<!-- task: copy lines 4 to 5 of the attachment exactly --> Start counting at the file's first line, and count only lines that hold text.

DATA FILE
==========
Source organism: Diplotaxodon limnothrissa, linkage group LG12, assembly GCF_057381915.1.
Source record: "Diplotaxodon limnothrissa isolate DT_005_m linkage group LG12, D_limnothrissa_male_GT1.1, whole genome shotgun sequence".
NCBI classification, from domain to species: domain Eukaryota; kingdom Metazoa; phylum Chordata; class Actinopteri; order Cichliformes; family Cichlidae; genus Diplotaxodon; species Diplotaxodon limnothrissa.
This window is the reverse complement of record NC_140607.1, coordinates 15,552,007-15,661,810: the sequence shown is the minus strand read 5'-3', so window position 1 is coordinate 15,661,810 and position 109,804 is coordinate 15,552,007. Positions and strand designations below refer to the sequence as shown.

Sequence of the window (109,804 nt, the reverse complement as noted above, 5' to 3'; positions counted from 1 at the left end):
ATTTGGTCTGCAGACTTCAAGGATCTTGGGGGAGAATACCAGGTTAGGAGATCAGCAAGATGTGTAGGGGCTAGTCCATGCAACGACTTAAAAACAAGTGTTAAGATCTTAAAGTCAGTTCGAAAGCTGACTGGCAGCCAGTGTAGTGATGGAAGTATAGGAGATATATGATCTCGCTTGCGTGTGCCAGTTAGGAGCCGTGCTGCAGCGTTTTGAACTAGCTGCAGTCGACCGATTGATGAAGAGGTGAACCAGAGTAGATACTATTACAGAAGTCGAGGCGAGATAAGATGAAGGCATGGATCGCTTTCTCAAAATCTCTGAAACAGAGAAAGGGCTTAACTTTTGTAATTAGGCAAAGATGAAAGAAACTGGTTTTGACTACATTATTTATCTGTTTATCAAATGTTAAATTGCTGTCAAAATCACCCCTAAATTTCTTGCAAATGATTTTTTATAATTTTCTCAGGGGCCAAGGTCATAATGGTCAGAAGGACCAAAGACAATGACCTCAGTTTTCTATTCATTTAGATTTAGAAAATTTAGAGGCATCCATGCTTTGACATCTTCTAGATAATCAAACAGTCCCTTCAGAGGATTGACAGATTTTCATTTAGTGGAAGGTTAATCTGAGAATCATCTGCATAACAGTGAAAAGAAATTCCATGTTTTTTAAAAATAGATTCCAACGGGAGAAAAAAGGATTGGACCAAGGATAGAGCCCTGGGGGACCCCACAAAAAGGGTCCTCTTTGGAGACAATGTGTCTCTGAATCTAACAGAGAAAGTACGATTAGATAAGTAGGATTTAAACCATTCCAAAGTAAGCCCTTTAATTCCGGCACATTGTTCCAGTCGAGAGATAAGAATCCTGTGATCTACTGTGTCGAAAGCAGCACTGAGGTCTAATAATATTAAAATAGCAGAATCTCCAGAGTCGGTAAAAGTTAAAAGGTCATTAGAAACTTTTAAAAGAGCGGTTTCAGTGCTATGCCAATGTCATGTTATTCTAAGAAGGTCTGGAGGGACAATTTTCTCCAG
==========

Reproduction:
This window is the reverse complement of record NC_140607.1, coordinates 15,552,007-15,661,810: the sequence shown is the minus strand read 5'-3', so window position 1 is coordinate 15,661,810 and position 109,804 is coordinate 15,552,007. Positions and strand designations below refer to the sequence as shown.

Sequence of the window (109,804 nt, the reverse complement as noted above, 5' to 3'; positions counted from 1 at the left end):